|our time in a village in Zambia. A relationship|
with the Pastor and family which blessed us
Relationships are either a blessing or a curse. They will make or break one’s heart. The Bible is a relationship manual as well as many other things. It tells you about having a relationship with God (previous blog plus one) and being happy in yourself (previous blog). It also give good advice on how to relate to those I’ll call ‘the un-peaceable!’
Unless you are a hermit (even then you have to live with yourself) you will know various depths of relationships. We cannot escape from relationships with family, friends, workmates and acquaintances. Each one is detailed within Scripture. The one(s) I’m writing about deal more with friends and acquaintances. Family peace is for another blog.
We all have our histories, hurts and habits and unless we enjoy being at peace with God and ourselves they will infect our relationships. Herein is our difficulty. We might be at peace yet we will be mixing and mingling with many who are not. The results of these relationships will vary from the thankless to the traumatic, from frustration to failure and from exploited to exhilarating. Being a Christian also opens us up to being nice to the nasty which, without wisdom, can scar our own spiritual outlook.
Jesus took relationships seriously, easily seen as you read the Gospels. His manner with people sets us some guidelines which will safeguard our heart and faith. Jesus talked about wolves in sheep clothing who seek an intimacy for ulterior motives. It results in the sheep being devoured (Matthew 7:15). But then it seems strange to read in Matthew 10:16 that Jesus said to His disciples: “See, I’m sending you out like sheep into the midst of wolves.” In effect Jesus was putting the ‘sheep’ in charge of the relationship. The aim, to convert wolves into sheep. But He added, be wise as serpents, harmless as doves and ‘beware of them’ (the wolves). Whilst the Bible highlights religious wolves there are many other wild dogs such as sexual and financial predators.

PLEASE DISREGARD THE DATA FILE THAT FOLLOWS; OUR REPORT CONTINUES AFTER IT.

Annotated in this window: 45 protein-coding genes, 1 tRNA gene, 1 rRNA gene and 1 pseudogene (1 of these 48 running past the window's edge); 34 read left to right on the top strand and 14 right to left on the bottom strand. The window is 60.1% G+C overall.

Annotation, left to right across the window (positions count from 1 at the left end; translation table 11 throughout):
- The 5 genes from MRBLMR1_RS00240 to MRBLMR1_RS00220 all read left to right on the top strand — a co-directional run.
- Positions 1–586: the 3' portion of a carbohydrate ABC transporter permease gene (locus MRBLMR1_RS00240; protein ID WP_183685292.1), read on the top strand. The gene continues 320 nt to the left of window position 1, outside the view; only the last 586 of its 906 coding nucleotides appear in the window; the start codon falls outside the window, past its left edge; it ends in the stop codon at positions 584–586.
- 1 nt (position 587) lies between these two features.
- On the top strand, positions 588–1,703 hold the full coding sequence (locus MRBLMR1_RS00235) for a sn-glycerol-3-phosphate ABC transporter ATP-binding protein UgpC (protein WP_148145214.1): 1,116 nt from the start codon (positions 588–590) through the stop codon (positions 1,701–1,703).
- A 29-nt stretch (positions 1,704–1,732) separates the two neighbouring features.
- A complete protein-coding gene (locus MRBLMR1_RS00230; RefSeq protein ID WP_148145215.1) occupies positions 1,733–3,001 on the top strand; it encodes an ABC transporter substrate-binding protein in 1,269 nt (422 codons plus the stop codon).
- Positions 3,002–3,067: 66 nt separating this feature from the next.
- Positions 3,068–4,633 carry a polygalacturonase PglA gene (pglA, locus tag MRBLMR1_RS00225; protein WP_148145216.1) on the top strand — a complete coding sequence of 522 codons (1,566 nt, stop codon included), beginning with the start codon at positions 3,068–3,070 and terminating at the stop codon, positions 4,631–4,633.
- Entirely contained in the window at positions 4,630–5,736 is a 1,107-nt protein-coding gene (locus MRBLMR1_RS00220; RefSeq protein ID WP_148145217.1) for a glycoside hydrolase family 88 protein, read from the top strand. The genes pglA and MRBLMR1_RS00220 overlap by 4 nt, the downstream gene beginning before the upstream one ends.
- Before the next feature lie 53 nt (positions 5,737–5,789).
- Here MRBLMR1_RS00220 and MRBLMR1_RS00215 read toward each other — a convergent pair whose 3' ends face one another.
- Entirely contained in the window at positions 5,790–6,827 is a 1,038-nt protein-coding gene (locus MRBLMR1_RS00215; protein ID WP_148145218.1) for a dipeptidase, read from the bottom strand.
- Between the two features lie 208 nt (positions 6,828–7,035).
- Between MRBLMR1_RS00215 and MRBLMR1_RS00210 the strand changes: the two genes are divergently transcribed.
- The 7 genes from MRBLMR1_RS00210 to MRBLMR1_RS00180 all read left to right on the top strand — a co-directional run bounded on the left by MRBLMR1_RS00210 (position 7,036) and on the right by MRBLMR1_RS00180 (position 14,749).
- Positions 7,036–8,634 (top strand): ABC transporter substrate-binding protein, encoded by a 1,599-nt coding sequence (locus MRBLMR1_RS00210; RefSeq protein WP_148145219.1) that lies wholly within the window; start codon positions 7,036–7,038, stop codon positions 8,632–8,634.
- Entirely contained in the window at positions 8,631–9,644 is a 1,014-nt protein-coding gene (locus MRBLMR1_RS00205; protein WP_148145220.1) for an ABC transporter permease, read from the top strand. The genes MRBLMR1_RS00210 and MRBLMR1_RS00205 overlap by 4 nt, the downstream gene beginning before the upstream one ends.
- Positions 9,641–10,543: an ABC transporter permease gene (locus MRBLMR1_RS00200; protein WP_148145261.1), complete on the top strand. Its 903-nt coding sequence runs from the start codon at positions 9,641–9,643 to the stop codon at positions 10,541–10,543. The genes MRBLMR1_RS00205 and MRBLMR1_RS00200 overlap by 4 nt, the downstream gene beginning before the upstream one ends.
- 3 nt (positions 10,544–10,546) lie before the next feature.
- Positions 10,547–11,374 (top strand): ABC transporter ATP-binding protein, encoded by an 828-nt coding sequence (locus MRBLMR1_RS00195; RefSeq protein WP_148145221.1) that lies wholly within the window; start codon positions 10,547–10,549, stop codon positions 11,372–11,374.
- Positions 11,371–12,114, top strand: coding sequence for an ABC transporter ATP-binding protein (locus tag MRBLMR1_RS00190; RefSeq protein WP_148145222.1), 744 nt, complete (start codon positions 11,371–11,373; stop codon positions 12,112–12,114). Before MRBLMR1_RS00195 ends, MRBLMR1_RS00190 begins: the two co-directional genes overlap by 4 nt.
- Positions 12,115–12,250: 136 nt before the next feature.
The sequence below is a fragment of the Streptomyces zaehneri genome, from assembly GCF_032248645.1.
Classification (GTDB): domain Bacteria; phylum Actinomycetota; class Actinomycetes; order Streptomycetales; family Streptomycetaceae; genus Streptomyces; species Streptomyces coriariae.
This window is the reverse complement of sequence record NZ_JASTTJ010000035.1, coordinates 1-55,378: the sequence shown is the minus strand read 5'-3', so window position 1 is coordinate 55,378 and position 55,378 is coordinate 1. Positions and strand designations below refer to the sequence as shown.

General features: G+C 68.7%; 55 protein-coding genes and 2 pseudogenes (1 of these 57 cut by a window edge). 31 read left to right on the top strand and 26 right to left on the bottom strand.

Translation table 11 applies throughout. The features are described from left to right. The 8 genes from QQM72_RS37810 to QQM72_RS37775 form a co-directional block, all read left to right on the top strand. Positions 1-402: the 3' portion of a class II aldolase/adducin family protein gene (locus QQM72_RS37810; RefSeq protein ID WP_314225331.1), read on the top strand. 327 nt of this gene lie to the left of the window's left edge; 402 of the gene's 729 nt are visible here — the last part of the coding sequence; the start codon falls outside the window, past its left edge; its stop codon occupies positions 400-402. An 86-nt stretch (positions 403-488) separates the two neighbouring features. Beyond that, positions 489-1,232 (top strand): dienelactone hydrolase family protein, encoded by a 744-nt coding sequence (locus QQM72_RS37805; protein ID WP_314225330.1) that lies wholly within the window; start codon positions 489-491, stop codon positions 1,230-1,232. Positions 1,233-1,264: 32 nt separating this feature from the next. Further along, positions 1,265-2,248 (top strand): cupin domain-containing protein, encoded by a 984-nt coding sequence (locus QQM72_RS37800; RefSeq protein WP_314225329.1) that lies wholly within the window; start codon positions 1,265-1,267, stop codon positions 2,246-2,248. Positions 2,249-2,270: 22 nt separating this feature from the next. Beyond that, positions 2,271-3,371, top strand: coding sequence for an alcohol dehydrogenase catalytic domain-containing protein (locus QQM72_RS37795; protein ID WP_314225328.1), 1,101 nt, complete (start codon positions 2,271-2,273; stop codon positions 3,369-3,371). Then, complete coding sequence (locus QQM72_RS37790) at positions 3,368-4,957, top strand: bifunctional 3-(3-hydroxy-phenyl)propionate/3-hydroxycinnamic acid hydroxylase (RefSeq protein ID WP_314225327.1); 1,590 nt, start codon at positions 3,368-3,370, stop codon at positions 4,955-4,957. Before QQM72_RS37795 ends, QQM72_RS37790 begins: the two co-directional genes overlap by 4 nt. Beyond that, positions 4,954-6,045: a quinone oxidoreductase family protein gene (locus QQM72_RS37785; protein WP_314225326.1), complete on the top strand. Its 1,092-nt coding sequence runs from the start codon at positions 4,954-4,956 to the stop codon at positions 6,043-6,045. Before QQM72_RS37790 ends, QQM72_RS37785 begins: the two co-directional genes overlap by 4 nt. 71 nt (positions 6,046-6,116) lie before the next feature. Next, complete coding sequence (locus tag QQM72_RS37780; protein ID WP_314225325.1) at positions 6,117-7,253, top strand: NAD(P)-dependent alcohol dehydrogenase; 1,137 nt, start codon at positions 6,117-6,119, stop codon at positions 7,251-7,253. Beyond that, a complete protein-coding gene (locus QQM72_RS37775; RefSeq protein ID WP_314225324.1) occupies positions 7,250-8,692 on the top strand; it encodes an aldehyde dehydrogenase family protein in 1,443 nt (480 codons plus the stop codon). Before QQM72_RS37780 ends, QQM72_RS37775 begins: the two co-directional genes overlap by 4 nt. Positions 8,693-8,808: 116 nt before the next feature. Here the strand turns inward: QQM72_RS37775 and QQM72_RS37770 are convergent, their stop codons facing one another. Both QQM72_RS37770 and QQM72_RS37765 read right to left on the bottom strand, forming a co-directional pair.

Notice, however, how Jesus treated His relationship with Judas. The betrayer was treated with genuine affection and was warned about what he was going to do. The same applied to Peter who also betrayed his Lord. What should they teach us when someone lets us down or breaks a trust? The prayer of Jesus on the cross covered them both. We know Peter repented with a broken heart. Judas? We can forgive. We can offer new beginnings. We will need to still be alert until they prove themselves to be trustworthy once again.
Romans 12:18: If it is possible, so far as it depends upon you, live peaceably with all.’ Did you notice the ‘rider’? What should you do when you do your best, pray a lot, be gracious only to be confronted by a ‘un-peaceable’ person? Steer clear. Keep out of the person’s way. Move under his/her ‘radar. Don’t stop praying for him/her but avoidance is wisdom as well as good for your spiritual sanity.
1 Corinthians 15:33: ‘Do not be deceived: Bad company ruins good morals.’ This may your story or mine. It isn’t the end, fortunately, for the Lord has the power to deliver and forgive. Many though take this warning lightly regarding relationships and end up in a moral, mental and miserable mess. Again, our responsibility is to share the knowledge of God’s grace with such ‘bad company.’ We are told to do it with a sober and right mind being right with God. That will have an effect upon the ‘bad company’ one way or another.
1 John 1:7 ‘if we walk in the light as he himself (Jesus) is in the light, we have fellowship with one another, and the blood of Jesus his Son cleanses us from all sin.’ Here is the secret, if one was needed, to being at peace with others. It comes from an ongoing relationship with Jesus which empowers us to be merciful, understanding, gracious and forbearing with one another. It is the foundation for accepting cultural diversity sanctified by commitment to Christ Jesus, Ephesians 2:13-21.
I’m always saddened when I read of Christians being ‘at war’ with one another, split apart or ‘rock-throwers.’ Being ‘un-peaceable’ is actually a testimony to one or both not walking in the fellowship of light with Jesus as their Lord. The One we call the Prince of Peace is unable to bless such individuals, groups or congregations. All that can change the moment any of us who are playing in the ‘fields of moral or spiritual greyness or blackness.’ It happens when we lift up our ‘eyes with faith and sincerity’ to Jesus and ask for mercy. The proof our genuineness will be seen in in how we then related to those with whom and to whom we have been ‘un-peaceable!’
©Ray Hawkins March 23 2015.
Next week: The Paradox of Prayer.